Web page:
Git has a helpful ability to ignore certain files. When working on .net projects, you normally want to ignore your .suo file, bin and obj folders etc.
If you’re using the excellent GitExtensions it will even provide a default, reasonable .gitignore file for you.
Problem is, that while you want to ignore certain patterns in most of your project, generally you want none of those rules to apply to your nuget packages.
Everything in packages folder should be committed. Always. No exceptions.
To do that, you need to leverage a child .gitignore file.
Create a .gitignore file inside your packages folder and add the following line to it:
This tells Git to disregard any ignore rules of the parent file. Now all your packages will be committed completely, without missing any of their functionality.
As promised, I released Nuget packages for beta 1 of Windsor 3. This is my first major rollout of Nuget packages, so please report any issues working with them.
Nuget and beta packages
Nuget is quickly evolving and getting more useful with each release. However one feature it’s missing right now is support for pre-release packages (this is coming in the next version).
This is not really a big deal, however it means there are a few things you should be aware of.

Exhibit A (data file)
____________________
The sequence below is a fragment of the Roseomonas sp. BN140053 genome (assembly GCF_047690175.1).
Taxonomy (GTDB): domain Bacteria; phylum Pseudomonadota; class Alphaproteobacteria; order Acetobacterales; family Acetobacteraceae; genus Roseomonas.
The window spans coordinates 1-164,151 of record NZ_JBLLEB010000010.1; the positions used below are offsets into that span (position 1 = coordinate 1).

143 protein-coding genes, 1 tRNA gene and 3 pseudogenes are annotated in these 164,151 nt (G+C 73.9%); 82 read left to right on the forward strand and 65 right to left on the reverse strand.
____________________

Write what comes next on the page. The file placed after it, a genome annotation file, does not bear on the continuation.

Since the new package is a pre-release, while I would really like for everyone to start using it immediately and report all issues they find, I quite understand that many people will rather prefer to stick to the last official version for the time being. To accommodate that the new packages are not made recommended versions, so your Nuget explorer will still point to the last stable (2.5.3) version if you search for Windsor, Castle.Core or any other pre-existing package.
If you go to command line and install one of the packages without specifying version number, it will install the latest, that is beta 1 version.
SymbolSource.org and debugging into Windsor
Folks at SymbolSource.org added recently support for Nuget (and OpenWrap as well) and the new Castle packages take advantage of that. What it gives you, is you can now easily debug into Windsor’s code, just like .NET framework reference source (there’s a simple guide at SymbolSource on how to do it).
After you’re all set you can step into any of Castle methods in your debugger and watch the magic happen. Very cool thing, even if I say so myself.
List of packages
Here’s the full list of v3 beta 1 packages (notice those are not all Castle packages, just those that were published as v3 beta 1 rollout of Windsor):
I hope this will make it easier for everyone to test drive Windsor. And if you find any issues, have any suggestions or ideas, do not hesitate to bring them up, either on our google group, or issue tracker.